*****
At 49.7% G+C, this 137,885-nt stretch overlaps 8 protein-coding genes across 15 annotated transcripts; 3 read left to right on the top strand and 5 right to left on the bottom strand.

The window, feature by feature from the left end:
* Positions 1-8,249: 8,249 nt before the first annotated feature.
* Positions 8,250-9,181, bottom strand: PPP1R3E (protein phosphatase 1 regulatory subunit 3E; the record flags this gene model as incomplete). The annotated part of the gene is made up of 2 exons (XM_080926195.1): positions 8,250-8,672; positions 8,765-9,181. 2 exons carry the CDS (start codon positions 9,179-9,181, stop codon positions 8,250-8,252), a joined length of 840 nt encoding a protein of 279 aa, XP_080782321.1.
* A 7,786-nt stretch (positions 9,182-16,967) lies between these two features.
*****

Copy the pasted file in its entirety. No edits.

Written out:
At 49.7% G+C, this 137,885-nt stretch overlaps 8 protein-coding genes across 15 annotated transcripts; 3 read left to right on the top strand and 5 right to left on the bottom strand.

The window, feature by feature from the left end:
* Positions 1-8,249: 8,249 nt before the first annotated feature.
* Positions 8,250-9,181, bottom strand: PPP1R3E (protein phosphatase 1 regulatory subunit 3E; the record flags this gene model as incomplete). The annotated part of the gene is made up of 2 exons (XM_080926195.1): positions 8,250-8,672; positions 8,765-9,181. 2 exons carry the CDS (start codon positions 9,179-9,181, stop codon positions 8,250-8,252), a joined length of 840 nt encoding a protein of 279 aa, XP_080782321.1.
* A 7,786-nt stretch (positions 9,182-16,967) lies between these two features.